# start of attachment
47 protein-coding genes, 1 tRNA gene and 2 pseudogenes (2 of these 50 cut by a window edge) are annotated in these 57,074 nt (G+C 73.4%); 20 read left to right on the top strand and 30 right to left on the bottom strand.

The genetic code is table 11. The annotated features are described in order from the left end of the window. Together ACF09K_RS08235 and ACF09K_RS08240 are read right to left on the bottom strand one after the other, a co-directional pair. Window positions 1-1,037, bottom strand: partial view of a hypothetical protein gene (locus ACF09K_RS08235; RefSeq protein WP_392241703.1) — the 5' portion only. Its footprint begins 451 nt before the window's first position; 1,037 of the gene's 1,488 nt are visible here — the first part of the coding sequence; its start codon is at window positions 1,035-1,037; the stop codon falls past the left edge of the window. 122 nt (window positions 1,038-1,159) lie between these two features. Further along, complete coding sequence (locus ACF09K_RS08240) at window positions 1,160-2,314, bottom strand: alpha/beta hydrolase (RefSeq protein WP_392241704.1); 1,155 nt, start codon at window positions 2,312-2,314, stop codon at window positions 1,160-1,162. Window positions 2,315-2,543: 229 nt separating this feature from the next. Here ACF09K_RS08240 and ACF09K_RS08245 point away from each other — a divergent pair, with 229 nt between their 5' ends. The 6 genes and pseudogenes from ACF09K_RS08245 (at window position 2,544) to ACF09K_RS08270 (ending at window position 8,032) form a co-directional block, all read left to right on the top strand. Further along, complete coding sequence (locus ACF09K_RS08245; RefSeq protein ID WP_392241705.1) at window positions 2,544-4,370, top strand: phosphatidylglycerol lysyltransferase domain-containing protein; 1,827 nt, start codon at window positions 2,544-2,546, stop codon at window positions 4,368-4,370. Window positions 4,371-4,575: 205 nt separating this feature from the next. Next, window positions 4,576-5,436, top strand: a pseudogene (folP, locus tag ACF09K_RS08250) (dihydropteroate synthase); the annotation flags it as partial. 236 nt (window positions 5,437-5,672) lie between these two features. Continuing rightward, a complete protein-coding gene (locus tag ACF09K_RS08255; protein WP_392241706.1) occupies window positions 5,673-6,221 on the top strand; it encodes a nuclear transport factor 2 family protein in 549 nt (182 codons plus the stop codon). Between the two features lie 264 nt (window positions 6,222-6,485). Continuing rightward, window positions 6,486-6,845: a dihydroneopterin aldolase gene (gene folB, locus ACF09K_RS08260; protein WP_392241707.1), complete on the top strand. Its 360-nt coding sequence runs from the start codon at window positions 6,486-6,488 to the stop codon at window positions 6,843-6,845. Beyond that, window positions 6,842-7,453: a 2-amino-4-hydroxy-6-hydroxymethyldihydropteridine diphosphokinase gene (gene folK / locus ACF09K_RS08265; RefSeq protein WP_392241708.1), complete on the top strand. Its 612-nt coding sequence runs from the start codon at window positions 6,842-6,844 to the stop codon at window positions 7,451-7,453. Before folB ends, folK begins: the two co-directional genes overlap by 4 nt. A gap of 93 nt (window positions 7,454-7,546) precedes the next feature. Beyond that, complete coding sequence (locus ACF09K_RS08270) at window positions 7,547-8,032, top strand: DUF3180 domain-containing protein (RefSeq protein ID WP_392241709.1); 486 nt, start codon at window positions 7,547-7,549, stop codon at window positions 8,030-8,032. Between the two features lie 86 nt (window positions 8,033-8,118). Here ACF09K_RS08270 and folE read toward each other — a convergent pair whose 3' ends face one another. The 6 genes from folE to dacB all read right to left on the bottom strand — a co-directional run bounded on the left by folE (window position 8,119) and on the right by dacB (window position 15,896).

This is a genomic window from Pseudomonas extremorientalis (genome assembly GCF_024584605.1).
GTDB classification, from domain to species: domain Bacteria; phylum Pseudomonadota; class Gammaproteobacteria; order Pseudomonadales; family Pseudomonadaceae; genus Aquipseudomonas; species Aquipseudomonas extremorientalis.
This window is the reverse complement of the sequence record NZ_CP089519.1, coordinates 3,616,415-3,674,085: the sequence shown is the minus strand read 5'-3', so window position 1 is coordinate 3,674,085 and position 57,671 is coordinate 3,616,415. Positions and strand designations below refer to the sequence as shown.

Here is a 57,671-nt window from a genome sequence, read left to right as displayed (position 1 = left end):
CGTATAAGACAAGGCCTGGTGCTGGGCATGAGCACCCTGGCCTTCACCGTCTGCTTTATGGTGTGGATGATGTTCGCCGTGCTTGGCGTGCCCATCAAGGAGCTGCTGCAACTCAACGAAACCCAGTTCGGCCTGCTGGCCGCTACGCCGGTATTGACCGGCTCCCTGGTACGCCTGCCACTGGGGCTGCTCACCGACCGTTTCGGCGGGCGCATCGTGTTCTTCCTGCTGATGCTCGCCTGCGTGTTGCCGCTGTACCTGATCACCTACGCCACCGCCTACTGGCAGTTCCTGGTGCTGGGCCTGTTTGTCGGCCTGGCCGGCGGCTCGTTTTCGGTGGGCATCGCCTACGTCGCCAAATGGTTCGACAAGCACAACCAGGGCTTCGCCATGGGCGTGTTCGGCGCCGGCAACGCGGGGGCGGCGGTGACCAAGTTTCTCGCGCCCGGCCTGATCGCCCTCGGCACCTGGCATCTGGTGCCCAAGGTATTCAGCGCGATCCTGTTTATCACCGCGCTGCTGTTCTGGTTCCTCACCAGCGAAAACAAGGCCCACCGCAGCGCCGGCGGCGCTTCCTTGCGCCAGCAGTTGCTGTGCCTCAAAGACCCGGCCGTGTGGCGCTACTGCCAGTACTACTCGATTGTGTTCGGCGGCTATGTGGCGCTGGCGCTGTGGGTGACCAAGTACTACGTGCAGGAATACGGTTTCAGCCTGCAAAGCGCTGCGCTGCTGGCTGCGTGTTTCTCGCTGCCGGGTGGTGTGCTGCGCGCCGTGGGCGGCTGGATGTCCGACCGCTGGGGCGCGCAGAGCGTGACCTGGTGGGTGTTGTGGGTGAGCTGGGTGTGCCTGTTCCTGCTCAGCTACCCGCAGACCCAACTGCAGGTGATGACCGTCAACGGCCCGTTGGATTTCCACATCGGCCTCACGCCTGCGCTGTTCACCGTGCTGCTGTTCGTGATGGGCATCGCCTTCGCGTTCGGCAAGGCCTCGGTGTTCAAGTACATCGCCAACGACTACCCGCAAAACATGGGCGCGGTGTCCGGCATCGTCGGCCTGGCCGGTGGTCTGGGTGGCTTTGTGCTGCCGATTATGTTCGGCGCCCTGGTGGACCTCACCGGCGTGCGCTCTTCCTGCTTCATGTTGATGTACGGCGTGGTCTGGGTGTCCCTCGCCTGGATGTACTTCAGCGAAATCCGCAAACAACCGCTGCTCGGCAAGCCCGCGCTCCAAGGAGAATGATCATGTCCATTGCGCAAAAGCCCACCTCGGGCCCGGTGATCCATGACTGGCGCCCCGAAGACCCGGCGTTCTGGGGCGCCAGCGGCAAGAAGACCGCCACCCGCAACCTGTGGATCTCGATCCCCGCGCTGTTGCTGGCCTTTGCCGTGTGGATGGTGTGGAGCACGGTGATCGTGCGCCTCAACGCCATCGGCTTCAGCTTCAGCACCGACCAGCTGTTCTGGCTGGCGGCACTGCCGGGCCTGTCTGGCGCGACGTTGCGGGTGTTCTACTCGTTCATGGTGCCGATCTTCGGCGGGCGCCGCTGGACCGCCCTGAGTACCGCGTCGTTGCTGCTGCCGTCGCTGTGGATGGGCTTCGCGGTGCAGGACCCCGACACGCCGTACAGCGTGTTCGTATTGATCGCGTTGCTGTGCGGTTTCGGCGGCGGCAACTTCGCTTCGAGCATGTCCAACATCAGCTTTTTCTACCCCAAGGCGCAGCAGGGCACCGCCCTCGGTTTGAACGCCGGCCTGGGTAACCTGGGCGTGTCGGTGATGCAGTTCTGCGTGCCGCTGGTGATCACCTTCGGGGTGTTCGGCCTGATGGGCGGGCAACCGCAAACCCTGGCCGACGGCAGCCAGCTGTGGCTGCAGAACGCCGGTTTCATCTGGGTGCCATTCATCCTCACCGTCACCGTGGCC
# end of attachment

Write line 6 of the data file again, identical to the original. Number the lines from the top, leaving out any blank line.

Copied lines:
Here is a 57,671-nt window from a genome sequence, read left to right as displayed (position 1 = left end):